Australia Corona Virus

Daniel Andrews government fighting release of curfew document, Liberal MP David Davis says

The Daniel Andrews government is refusing to release a single document that the state opposition claims people have a right to see.

The Andrews government is “fighting tooth and nail” to stop the release of a document which could shed light on why a curfew that restricted Victorians to their homes from 9pm to 5am during lockdown was enforced, a Liberal MP says.

Upper House Opposition Leader David Davis said the Liberal Nationals requested the document from the Department of Premier and Cabinet (DPC) under Freedom of Information in September last year.

The application asked for “all documents involved with or that informed the decision by the state government to impose a curfew, commencing 8pm on Sunday, 2 August 2020.”

Mr Davis said the DPC replied in November that “a search of department records identified one document relevant to the terms of your request”, but “determined to refuse access in full to this document”.

VCAT on Monday morning commenced a directions hearing on the matter.

“Daniel Andrews locked down five and a half million Melburnians, but his department has only one document in its possession justifying last August’s lockdown,” Mr Davis said.

“This single document that DPC is fighting tooth and nail to keep secret is a document five and a half million Melburnians are entitled to see.”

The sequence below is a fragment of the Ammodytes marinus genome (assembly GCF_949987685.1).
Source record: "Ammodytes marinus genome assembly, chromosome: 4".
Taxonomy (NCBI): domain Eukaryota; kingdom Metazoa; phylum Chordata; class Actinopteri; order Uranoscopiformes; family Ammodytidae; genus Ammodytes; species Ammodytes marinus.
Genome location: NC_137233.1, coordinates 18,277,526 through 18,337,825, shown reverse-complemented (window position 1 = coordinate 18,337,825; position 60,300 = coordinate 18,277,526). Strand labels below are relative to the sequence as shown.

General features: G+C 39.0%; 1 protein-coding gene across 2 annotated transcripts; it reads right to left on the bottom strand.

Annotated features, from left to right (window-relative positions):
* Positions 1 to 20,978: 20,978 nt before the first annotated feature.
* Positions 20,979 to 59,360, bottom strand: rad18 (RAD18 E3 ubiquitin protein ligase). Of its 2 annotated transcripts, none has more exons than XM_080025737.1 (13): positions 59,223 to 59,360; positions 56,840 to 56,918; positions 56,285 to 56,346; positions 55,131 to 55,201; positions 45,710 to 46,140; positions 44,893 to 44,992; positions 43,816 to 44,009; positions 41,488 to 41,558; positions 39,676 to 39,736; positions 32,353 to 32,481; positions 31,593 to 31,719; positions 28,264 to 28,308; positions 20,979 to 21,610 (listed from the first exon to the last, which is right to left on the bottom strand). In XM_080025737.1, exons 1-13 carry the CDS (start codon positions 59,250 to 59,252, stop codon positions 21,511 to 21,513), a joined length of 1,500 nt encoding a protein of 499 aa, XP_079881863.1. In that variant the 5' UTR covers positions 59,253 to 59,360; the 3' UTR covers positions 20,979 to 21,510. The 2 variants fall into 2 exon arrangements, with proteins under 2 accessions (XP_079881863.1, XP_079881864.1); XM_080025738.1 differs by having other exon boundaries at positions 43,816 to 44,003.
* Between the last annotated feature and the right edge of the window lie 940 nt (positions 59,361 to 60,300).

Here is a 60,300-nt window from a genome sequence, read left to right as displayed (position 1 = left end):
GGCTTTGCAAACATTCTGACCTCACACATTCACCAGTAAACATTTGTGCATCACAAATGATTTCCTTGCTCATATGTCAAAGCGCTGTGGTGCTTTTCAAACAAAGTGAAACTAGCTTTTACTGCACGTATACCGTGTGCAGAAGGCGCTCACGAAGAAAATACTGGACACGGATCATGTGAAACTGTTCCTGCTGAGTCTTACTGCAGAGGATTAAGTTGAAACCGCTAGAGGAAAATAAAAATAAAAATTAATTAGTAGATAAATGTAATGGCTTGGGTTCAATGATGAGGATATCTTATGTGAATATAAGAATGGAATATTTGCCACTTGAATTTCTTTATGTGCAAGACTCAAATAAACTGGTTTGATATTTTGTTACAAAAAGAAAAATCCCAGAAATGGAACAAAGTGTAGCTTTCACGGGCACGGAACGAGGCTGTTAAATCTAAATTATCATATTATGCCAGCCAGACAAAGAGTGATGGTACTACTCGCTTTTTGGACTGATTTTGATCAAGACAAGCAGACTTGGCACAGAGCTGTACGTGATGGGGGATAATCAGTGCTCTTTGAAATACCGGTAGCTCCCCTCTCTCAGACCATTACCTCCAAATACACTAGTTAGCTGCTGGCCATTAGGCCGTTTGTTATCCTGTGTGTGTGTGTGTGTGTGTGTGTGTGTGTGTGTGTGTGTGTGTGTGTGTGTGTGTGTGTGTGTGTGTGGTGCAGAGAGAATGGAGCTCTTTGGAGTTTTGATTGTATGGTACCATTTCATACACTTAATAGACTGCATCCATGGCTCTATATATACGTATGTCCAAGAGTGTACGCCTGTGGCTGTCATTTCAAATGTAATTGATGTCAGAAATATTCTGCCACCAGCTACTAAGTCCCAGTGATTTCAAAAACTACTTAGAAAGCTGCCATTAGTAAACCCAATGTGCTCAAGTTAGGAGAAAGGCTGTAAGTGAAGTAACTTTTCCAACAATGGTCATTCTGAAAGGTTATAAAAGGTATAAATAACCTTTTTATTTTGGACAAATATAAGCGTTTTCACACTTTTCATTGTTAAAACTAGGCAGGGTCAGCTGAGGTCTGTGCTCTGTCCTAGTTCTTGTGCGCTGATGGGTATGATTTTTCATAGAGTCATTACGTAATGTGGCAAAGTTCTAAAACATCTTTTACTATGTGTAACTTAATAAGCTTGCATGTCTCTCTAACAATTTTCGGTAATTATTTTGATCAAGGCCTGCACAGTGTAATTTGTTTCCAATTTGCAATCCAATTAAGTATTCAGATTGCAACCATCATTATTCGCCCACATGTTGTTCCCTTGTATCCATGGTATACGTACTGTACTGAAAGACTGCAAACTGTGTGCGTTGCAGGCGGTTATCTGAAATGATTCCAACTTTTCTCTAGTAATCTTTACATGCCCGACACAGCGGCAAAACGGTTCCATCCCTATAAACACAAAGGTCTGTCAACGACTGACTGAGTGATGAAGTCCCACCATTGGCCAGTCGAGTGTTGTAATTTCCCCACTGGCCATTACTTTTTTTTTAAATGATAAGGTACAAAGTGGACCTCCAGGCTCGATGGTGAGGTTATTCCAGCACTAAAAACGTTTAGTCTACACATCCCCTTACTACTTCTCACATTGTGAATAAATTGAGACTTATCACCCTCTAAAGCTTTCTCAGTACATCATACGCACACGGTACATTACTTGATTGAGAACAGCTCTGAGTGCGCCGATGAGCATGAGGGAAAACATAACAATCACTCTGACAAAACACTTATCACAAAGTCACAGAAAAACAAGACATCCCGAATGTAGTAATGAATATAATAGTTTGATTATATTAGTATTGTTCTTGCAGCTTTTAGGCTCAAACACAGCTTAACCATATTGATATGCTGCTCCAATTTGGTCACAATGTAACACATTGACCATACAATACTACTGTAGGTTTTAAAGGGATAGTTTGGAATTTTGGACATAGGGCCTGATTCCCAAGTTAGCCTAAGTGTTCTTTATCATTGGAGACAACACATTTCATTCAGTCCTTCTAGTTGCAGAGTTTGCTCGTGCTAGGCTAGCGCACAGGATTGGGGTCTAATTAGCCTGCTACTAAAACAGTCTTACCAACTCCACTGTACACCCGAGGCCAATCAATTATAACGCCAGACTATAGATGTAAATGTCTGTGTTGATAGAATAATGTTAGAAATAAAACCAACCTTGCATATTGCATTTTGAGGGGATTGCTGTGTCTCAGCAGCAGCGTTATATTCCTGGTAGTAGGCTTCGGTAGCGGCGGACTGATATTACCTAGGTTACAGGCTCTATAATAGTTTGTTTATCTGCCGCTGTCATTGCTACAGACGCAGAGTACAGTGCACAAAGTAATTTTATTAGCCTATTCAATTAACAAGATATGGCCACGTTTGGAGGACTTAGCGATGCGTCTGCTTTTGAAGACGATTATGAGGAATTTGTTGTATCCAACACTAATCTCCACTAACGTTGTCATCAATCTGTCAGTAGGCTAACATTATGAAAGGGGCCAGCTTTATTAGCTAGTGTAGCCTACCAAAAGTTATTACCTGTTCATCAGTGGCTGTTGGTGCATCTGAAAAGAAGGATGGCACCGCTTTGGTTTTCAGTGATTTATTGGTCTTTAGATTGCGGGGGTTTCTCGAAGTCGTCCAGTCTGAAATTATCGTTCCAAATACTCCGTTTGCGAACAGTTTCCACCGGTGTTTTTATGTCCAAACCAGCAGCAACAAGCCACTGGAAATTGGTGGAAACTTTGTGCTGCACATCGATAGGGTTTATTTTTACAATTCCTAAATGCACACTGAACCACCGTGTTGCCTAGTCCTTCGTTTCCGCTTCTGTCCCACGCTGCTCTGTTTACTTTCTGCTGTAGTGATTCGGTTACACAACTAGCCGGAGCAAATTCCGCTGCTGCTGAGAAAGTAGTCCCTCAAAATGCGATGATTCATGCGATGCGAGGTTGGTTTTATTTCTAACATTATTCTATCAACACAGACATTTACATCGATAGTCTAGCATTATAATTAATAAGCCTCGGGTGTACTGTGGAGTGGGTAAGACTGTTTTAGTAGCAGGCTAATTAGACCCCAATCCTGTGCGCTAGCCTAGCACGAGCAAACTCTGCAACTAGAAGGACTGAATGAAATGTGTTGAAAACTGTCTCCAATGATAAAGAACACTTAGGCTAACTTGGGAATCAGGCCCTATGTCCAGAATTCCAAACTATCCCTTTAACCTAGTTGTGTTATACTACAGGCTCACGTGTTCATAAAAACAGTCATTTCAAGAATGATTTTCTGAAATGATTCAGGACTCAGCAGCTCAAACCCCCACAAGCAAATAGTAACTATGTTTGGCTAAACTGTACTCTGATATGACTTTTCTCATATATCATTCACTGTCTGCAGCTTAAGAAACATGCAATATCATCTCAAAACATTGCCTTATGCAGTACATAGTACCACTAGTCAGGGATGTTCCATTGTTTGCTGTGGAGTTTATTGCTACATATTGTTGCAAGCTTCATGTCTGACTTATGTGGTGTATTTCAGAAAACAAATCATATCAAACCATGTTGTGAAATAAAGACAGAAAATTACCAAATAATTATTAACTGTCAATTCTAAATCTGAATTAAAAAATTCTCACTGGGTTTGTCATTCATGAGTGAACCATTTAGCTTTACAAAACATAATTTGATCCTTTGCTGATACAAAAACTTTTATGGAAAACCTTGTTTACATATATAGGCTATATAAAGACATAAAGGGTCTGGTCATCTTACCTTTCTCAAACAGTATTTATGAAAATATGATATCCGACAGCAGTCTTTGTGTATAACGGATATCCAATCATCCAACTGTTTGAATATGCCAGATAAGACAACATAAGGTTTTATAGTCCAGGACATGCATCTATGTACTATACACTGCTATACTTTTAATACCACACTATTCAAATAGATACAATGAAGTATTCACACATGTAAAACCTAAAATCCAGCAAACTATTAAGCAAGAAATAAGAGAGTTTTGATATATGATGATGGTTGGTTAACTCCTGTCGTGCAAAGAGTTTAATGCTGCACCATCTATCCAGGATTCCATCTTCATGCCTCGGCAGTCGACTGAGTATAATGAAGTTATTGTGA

“Why can’t the families subject to the curfew see the reasons behind their lockdown, and why can’t the small businesses that have had their livelihoods smashed be entitled to see Daniel Andrews’ reasons for imposing it?”

VCAT deferred the matter to a private compulsory conference hearing in May.

Michelle Loielo, an aspiring Liberal Party MP, filed a lawsuit last year against former deputy public health commander Michelle Giles, claiming the curfew was unreasonable, disproportionate and violated the human rights of millions of Victorians.

But a Supreme Court judge ruled the controversial curfew policy was legal, dismissing the case against the Andrews government.

Premier Daniel Andrews maintained throughout the end of last year the curfew amid the coronavirus pandemic was about “human life, not human rights”.

“If you don’t limit movement you won’t limit the number of cases, and what everyone wants – to get open and stay open – simply won’t happen,“ he said.